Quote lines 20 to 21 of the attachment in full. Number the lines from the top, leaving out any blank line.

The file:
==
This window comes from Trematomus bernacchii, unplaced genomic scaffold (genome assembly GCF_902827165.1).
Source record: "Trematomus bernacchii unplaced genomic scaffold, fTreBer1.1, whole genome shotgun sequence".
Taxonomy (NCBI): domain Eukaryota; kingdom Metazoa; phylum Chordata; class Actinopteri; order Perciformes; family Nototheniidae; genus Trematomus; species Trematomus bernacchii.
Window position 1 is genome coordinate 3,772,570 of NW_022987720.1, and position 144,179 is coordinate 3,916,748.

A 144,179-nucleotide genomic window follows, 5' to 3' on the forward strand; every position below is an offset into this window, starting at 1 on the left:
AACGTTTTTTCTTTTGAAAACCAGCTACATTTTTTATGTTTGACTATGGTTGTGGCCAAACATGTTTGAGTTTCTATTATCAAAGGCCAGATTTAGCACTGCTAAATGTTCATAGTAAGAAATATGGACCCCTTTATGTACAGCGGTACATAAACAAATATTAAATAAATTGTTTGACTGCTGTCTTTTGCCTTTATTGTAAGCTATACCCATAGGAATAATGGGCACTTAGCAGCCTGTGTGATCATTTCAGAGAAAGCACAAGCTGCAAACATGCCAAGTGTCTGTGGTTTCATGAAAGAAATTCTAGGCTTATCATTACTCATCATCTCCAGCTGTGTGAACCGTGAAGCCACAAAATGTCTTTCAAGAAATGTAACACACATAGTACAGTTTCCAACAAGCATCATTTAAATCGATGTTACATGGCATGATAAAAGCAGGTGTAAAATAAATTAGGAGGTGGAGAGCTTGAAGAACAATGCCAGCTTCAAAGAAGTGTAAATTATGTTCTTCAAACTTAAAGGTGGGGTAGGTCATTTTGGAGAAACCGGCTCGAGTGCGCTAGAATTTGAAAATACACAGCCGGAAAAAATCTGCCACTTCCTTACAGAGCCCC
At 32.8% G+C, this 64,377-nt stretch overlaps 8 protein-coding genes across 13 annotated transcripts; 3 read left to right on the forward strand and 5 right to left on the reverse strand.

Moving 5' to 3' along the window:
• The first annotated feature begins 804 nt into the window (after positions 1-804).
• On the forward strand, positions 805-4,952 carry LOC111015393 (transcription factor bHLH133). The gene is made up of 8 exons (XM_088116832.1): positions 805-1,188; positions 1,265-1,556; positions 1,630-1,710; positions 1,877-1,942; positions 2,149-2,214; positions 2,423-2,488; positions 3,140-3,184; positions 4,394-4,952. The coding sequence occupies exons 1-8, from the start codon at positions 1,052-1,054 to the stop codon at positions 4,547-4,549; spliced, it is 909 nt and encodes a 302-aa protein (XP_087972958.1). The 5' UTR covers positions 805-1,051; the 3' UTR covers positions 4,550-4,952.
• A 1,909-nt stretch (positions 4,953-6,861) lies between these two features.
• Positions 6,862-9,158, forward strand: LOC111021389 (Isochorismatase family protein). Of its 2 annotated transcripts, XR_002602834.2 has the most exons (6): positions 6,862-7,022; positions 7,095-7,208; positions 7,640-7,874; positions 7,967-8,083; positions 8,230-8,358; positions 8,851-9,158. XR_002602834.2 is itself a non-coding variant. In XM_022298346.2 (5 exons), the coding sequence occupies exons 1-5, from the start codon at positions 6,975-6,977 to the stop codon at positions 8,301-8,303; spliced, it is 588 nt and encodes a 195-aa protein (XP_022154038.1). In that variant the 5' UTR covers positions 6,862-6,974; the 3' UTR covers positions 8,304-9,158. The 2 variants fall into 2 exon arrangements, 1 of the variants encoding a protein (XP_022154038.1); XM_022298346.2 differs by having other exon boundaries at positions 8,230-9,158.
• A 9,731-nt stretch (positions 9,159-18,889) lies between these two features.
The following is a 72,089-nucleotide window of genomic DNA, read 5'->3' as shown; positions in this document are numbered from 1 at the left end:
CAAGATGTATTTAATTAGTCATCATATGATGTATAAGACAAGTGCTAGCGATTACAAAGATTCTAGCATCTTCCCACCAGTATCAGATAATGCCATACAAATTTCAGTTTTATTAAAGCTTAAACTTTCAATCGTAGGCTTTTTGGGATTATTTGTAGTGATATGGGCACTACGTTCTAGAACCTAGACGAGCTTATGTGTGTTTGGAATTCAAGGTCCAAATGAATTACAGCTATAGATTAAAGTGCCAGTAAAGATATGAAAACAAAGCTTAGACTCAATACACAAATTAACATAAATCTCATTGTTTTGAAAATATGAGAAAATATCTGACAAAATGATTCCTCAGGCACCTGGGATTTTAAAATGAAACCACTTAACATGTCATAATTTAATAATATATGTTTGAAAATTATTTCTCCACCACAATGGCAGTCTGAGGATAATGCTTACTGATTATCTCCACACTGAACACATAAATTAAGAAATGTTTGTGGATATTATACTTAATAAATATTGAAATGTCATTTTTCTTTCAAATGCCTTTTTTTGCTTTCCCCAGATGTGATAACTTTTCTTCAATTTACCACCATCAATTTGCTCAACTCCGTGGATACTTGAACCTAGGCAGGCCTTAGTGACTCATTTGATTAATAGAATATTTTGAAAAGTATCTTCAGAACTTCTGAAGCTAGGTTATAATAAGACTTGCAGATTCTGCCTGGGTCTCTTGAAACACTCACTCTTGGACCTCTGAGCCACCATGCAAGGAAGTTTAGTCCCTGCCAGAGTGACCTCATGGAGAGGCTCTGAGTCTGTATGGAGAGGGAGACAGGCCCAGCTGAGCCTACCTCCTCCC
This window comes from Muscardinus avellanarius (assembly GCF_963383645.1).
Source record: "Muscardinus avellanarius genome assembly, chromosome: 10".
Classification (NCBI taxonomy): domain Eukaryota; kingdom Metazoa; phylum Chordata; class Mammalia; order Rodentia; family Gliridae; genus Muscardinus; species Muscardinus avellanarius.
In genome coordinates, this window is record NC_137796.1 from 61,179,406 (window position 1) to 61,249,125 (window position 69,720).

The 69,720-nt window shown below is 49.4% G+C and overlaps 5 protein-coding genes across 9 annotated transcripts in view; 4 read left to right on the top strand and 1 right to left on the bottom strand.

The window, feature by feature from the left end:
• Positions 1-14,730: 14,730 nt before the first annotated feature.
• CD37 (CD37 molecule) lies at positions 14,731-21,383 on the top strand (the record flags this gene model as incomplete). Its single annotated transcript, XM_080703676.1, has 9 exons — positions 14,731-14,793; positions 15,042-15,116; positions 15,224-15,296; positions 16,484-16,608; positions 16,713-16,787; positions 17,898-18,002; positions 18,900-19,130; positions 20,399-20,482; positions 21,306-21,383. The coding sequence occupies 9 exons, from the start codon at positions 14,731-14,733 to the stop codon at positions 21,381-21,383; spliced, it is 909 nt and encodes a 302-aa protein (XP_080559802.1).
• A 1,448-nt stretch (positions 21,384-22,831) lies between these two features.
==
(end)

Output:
The 69,720-nt window shown below is 49.4% G+C and overlaps 5 protein-coding genes across 9 annotated transcripts in view; 4 read left to right on the top strand and 1 right to left on the bottom strand.

The window, feature by feature from the left end: